Sunday, February 5, 2023


Back in August, Constance Bennett was selected for Summer Under the Stars, and I pointed out that I had watched one of her movies scheduled that day, Rockabye, some time back, with the plan of watching it again for the next time it showed up on TCM. Well, it's on again tomorrow (Feb. 6) at 9:00 AM as part of a day of Joel McCrea's movies, so now is a good time to do a longer post on it.

Constance Bennett is clearly the star here, not McCrea. She plays Judy Carroll, a stage actress with a complicated personal life. She's hoping to adopt a child, but she's made the mistake of having an affair with a corrupt politician, Al Howard (Walter Pidgeon in an early role). He's now on trial, and her testifying against him causes her to lose custody of the child she was hoping to adopt. Her manager, Antonie (Paul Lukas, also in an early role), suggests that she go off to Europe for a while until the scandal dies down. She's got a public that will forgive her, an dafter a suitable absence she can go back on the stage. Another of the complications in Judy's personal life is that Antoine has always held a flame for Judy, even though Judy has apparently seen the relationship as professional, not personal.

While in Europe, Judy reads a play called Rockabye, and thinks it would be perfect for her, although Antoine doesn't really hold the same opinion. Judy gets the reasonable idea of contacting the playwright, Jacob van Riker Pell (Joel McCrea); perhaps he can help convince Antoine that Judy is right for the part. Jacob is hesitant at first, although as more of Judy's back story is revealed, he begins to realize that perhaps Judy might be right for the part after all.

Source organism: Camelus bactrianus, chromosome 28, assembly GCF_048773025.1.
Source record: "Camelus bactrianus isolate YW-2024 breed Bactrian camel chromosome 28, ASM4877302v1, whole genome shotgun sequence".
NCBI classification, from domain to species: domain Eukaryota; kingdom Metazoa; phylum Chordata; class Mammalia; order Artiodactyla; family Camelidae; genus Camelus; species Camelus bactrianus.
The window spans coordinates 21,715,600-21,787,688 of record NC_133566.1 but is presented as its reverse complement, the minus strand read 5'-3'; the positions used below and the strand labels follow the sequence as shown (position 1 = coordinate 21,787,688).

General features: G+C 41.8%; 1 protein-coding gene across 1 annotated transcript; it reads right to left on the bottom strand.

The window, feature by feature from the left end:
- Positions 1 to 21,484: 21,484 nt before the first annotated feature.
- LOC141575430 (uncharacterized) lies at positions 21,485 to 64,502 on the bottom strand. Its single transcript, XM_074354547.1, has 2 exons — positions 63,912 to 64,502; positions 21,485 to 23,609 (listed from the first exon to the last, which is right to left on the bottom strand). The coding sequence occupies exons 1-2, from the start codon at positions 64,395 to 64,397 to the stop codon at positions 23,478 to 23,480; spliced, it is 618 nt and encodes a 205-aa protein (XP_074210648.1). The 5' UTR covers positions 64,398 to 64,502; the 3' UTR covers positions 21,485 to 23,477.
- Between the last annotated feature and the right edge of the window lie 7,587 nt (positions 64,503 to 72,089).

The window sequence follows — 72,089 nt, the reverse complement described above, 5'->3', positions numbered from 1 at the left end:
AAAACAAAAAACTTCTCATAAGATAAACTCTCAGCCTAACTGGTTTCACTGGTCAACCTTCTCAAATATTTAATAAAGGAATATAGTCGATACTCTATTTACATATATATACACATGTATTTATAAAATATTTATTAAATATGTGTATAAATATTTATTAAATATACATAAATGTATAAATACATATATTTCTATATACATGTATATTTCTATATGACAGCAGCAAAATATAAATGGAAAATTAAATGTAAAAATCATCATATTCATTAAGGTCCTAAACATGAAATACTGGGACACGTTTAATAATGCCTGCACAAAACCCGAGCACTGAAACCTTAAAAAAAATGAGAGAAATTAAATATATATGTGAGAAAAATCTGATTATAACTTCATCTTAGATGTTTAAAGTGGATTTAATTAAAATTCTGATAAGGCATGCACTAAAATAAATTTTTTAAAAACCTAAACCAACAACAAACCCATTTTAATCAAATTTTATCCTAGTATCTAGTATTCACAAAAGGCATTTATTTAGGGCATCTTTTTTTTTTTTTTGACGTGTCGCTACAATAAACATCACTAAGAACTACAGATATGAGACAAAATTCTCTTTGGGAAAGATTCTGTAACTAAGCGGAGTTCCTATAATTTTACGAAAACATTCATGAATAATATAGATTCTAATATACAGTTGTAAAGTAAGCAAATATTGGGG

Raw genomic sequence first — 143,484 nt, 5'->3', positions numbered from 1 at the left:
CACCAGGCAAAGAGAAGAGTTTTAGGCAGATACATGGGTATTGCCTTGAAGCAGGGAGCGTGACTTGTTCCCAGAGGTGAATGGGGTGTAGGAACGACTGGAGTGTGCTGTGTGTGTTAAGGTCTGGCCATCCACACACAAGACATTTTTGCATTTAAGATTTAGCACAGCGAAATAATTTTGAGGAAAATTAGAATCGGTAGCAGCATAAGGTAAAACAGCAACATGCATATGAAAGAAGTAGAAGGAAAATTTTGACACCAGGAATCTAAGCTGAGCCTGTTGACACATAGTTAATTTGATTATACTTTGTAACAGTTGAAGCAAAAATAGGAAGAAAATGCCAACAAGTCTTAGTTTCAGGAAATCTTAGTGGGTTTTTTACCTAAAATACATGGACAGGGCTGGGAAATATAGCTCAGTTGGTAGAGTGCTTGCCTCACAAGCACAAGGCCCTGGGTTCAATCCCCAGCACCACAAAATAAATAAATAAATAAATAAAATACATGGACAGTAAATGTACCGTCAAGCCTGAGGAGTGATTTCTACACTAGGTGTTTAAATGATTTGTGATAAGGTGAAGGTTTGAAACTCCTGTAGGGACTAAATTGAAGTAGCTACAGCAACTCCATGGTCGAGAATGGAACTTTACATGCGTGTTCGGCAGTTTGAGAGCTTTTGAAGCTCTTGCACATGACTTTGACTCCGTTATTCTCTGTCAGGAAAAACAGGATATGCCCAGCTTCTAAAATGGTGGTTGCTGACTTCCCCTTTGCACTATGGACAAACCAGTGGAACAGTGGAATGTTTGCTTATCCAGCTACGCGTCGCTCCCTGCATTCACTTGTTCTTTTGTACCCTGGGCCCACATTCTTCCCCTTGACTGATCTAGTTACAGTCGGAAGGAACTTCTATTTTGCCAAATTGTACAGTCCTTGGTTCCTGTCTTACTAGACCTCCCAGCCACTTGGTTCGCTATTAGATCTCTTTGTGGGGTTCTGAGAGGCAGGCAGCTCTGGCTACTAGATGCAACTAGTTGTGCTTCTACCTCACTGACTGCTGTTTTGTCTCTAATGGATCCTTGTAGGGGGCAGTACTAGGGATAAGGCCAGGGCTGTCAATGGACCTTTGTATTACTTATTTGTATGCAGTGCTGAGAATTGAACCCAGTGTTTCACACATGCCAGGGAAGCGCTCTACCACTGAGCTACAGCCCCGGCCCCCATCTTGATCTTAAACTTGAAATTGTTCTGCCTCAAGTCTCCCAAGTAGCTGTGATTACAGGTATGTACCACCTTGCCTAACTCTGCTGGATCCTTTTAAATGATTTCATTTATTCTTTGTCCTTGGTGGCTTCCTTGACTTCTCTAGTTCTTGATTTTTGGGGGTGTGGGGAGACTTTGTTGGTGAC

But we need some more personal complications for Judy, and the obvious one is that Judy is going to begin to fall in love with Jacob, and this time, the feeling is mutual. Here, though, there's another catch. Jacob is married, although it's a loveless marriage, and Jacob is trying to get a divorce. Perhaps once the divorce is final, Judy and Jacob can get married, and then they'll have a nice respectable relationship.

In any case, rehearsals for the play Rockabye go on, and eventually the play has its premiere on Broadway, even though Jacob doesn't show up for the after-show party. That's because there are yet more complications in Jacob's relationship....

Rockabye the movie is one of those movies that to me feels like a decided product of its time. Not so much 1932 as part of the pre-Code era, but 1932 as before even World War II started liberating women, never mind the sexual revolution of the 1960s and 1970s. The film's central conceit, that Judy's personal life is somehow career-ending scandalous, seems a bit quaint 90 years on. Nowadays, I don't think people would care that much if a Judy-like actress had a complicated personal life and then fell in love with a married playwright.

Having said that, however, the performances are adequate, and Rockabye is certainly an interesting look at a time that was completely different. As they like to say, the past is like a different country.

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